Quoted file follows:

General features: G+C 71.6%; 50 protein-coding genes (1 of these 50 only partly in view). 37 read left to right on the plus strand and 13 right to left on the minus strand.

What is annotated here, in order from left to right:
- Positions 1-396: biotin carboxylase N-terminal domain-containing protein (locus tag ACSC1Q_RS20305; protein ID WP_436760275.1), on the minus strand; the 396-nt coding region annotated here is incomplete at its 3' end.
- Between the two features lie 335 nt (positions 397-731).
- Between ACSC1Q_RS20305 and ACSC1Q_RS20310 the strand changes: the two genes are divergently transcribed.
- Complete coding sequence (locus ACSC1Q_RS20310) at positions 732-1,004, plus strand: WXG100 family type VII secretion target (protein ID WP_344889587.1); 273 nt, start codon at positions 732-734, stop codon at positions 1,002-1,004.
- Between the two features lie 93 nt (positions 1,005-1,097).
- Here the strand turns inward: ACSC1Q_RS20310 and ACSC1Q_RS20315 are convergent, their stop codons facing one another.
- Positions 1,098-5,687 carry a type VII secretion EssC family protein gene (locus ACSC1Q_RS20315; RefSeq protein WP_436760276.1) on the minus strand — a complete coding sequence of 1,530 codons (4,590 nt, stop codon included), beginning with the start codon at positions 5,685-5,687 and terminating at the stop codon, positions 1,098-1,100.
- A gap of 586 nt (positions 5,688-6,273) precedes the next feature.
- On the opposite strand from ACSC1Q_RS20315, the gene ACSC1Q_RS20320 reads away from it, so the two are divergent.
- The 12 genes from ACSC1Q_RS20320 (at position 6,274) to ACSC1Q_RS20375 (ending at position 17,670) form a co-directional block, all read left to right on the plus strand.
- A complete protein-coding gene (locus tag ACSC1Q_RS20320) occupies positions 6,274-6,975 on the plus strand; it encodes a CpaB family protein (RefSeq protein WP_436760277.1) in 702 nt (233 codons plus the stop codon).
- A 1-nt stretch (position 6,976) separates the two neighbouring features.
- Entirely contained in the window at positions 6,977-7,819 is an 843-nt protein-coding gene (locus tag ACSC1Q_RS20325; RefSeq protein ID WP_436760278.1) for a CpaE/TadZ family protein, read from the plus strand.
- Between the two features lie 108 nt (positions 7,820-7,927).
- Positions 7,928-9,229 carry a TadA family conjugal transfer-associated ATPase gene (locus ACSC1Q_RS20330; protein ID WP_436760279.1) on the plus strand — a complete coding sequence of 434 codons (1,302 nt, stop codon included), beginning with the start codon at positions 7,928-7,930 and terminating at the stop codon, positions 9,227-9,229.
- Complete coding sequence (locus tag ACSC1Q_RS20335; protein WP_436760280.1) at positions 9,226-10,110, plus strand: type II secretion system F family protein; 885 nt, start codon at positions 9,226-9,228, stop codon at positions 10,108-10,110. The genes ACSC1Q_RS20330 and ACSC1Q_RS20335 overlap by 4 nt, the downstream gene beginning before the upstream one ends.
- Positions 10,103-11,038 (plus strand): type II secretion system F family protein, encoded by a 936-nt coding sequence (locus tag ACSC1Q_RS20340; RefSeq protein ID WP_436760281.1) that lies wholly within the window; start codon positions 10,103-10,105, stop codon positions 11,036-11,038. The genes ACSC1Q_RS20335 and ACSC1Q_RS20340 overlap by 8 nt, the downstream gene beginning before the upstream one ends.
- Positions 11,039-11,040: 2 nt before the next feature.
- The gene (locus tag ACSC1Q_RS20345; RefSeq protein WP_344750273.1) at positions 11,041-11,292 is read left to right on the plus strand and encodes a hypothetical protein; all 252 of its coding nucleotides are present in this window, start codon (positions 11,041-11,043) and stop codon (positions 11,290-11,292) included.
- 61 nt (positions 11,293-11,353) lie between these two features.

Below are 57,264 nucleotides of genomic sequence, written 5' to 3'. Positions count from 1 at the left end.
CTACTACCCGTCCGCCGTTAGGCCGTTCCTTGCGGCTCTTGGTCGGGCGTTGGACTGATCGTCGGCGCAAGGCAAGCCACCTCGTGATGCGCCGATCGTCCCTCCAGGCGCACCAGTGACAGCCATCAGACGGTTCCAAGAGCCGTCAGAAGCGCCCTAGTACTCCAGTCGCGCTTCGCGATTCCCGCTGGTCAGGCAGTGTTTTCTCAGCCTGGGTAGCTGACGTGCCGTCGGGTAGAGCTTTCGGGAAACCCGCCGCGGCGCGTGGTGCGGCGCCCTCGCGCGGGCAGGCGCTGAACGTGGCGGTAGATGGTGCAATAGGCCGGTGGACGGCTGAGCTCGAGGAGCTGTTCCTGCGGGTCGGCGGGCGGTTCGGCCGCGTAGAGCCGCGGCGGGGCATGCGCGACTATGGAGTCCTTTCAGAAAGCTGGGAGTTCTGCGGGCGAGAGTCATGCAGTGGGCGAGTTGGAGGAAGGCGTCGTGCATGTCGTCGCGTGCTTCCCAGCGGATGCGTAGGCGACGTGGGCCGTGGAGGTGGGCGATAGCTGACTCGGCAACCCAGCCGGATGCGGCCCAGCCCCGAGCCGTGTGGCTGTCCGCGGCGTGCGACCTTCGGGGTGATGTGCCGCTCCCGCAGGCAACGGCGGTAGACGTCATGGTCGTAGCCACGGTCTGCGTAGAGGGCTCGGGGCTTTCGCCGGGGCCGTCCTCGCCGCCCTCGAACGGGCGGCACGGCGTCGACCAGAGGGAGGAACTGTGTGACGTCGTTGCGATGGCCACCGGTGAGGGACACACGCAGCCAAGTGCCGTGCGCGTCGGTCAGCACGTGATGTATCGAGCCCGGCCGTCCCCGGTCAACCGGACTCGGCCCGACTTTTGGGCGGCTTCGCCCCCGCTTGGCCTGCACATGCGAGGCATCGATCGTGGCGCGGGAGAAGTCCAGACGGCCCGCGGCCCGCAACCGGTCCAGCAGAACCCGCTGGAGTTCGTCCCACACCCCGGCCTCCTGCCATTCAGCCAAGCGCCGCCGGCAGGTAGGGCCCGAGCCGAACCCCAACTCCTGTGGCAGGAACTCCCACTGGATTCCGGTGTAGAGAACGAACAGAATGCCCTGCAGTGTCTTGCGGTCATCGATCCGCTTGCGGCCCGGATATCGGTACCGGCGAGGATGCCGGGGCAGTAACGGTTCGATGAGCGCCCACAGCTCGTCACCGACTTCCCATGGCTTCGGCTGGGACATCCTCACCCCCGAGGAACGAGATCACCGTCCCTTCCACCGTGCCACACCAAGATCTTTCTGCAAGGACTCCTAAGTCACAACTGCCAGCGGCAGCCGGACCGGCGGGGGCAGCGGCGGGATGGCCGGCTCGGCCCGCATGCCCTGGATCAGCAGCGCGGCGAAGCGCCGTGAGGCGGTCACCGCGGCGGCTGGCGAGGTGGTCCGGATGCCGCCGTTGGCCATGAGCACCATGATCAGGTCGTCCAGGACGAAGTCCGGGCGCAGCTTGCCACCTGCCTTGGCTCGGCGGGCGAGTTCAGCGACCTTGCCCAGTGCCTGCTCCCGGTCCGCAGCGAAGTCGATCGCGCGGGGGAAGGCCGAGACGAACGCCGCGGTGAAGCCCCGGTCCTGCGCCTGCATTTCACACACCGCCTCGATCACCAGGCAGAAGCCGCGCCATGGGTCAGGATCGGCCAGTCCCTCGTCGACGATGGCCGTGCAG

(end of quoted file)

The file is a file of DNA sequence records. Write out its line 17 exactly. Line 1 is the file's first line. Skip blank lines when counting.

- Positions 7,928-9,229 carry a TadA family conjugal transfer-associated ATPase gene (locus ACSC1Q_RS20330; protein ID WP_436760279.1) on the plus strand — a complete coding sequence of 434 codons (1,302 nt, stop codon included), beginning with the start codon at positions 7,928-7,930 and terminating at the stop codon, positions 9,227-9,229.